Three slasher flicks, same final scene.
Three Dodgers playoff exits, one lingering memory.
It begins with the appearance of the Dodgers manager as he leaves the dugout and steps up onto the Dodger Stadium field. It continues with him making a long slow walk to the pitching mound in a futile attempt to fix another fatal mistake.
Then -- loudly, angrily, incredibly uncomfortably -- it happens.
For three consecutive years, the Dodgers’ season has ended with Dodgers fans booing the living hell out of Dave Roberts.
They booed him for leaving Yu Darvish in the game too long against the Houston Astros in 2017. They booed him after he pulled Rich Hill too early against the Boston Red Sox in 2018.
All of which was mild compared to Wednesday night, in the 10th inning of the 7-3 loss to the Washington Nationals in the decisive Game 5 of the National League Division Series.
When Roberts came out to take the ball from the shelled Joe Kelly, the manager was booed like never before. This time, there was cursing, catcalls, cries for his job, jeers so intense that Chavez Ravine momentarily appeared to sag under their weight.
In 31 years of following Dodgers baseball, I’ve never heard a Dodger receive so much verbal abuse during the playoffs. Never has the outrage felt so directed, the derision so personal, the animosity so permanent.
Thanks to Roberts, the path between the dugout and the pitching mound in October has become Dodger Stadium’s Heartbreak Hill, and he has been routinely pummeled every step of the way, and now you have to wonder.
Where does he go from here? Is there anywhere to go from here?
Well, to start with, he is not getting fired. He will return next summer for his fifth season as Dodgers manager. The news was broken Thursday by The Times’ Jorge Castillo.
And no matter what those boos might say, this is good news.
Yes, if the Dodgers wanted to fire Roberts, they could have done it right now and the backlash would be minimal. Andrew Friedman could whisk his old pal Joe Maddon out of the clutches of the Angels, hold a festive news conference and give everybody renewed hope that next year, finally, will be different.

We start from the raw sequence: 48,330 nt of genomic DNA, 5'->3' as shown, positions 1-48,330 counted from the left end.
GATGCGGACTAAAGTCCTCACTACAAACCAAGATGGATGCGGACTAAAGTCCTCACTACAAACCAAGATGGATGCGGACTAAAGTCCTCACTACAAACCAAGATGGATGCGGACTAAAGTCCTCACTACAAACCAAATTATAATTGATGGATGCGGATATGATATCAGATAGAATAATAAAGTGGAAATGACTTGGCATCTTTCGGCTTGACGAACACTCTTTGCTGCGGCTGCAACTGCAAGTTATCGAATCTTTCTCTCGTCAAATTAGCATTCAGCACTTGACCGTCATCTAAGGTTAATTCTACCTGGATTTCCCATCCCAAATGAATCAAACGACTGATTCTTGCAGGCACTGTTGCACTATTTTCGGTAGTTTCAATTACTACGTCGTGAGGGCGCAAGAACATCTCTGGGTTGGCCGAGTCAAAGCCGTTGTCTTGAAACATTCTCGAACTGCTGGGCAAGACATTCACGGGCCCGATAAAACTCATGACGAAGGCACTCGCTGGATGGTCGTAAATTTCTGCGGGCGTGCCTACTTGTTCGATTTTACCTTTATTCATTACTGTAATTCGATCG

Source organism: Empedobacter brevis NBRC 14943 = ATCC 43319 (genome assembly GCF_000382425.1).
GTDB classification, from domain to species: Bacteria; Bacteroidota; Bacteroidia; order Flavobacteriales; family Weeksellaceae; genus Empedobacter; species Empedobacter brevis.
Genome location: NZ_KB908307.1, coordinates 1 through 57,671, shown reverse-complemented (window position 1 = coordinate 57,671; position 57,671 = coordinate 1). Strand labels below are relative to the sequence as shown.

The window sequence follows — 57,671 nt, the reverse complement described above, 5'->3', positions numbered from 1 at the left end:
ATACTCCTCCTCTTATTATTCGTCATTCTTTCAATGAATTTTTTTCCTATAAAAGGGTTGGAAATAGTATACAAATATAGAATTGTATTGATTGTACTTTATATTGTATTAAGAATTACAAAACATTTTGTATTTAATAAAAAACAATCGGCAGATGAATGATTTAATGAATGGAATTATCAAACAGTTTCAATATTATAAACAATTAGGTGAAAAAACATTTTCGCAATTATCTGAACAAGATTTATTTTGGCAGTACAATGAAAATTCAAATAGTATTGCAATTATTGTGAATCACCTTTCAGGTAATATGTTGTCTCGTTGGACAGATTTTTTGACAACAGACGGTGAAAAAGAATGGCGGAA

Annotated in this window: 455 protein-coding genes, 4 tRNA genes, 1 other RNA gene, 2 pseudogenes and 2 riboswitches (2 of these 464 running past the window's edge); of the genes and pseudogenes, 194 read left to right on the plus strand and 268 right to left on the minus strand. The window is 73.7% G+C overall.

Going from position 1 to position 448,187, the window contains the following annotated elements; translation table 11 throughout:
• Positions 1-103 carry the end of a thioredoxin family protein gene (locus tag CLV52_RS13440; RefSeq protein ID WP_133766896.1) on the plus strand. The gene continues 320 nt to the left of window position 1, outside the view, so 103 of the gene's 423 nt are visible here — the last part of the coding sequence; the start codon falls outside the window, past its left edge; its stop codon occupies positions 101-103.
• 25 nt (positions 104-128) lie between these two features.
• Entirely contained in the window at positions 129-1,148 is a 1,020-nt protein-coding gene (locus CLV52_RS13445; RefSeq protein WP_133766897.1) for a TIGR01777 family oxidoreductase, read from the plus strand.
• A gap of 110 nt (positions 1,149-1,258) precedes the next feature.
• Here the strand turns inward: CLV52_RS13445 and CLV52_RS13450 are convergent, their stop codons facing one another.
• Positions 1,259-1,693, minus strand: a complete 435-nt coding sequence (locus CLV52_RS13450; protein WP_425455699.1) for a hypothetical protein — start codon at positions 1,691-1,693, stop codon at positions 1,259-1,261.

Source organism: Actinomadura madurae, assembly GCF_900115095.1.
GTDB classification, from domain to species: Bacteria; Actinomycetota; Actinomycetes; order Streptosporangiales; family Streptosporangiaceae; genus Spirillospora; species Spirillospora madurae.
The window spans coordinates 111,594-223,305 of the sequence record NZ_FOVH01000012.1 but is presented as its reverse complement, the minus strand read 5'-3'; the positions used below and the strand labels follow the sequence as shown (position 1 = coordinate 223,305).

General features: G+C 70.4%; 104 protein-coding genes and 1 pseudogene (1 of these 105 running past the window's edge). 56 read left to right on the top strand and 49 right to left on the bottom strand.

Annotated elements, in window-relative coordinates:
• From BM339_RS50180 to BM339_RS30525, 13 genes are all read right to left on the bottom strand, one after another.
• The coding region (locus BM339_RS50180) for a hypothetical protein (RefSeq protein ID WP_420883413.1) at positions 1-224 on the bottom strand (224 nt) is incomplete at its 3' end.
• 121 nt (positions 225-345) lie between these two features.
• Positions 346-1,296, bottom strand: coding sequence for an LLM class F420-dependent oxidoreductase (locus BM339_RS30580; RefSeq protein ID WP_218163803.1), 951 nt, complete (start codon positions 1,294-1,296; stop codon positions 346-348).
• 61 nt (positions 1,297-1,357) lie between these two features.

But that’s the impulsive move. That’s the shortsighted move. Friedman created five division championship teams by pointedly being neither.
They should not and will not fire Roberts because, annually, his six months have outweighed his Octobers. This is a guy who has spent the last four summers splendidly serving as the calm curator for a clubhouse constantly in transition. This is the genial face of the team, the strong keeper of the culture, the tough leading man of the detailed front office script, and a guy who has yet to finish a regular season outside of first place.
You don’t fire him, you work with him. You discuss the thinking behind his misguided late-game postseason decisions, which, by the way, do not come from some 3 p.m. front-office blueprint. By the time the seventh inning arrives, contrary to popular opinion, Roberts is using guidelines but usually working on his own.
Figure out where and how it’s going wrong. Give him the tools, and at least another chance, to make it right. A manager who just led the team to a franchise-record 106 wins is a manager worth saving. Don’t fire him, save him, by helping him save himself.
“If the blame falls on me, I’ve got no problem with it,” Roberts said late Wednesday night. “I feel it is my job to put guys in the best position to have success, and if it doesn’t work out, there’s always going to be second-guessing and I’ve got no problem wearing the brunt of that.”
The problem with Wednesday was that he was first-guessed. The misjudgments were that obvious. I was receiving screaming texts from friends before the real screaming began.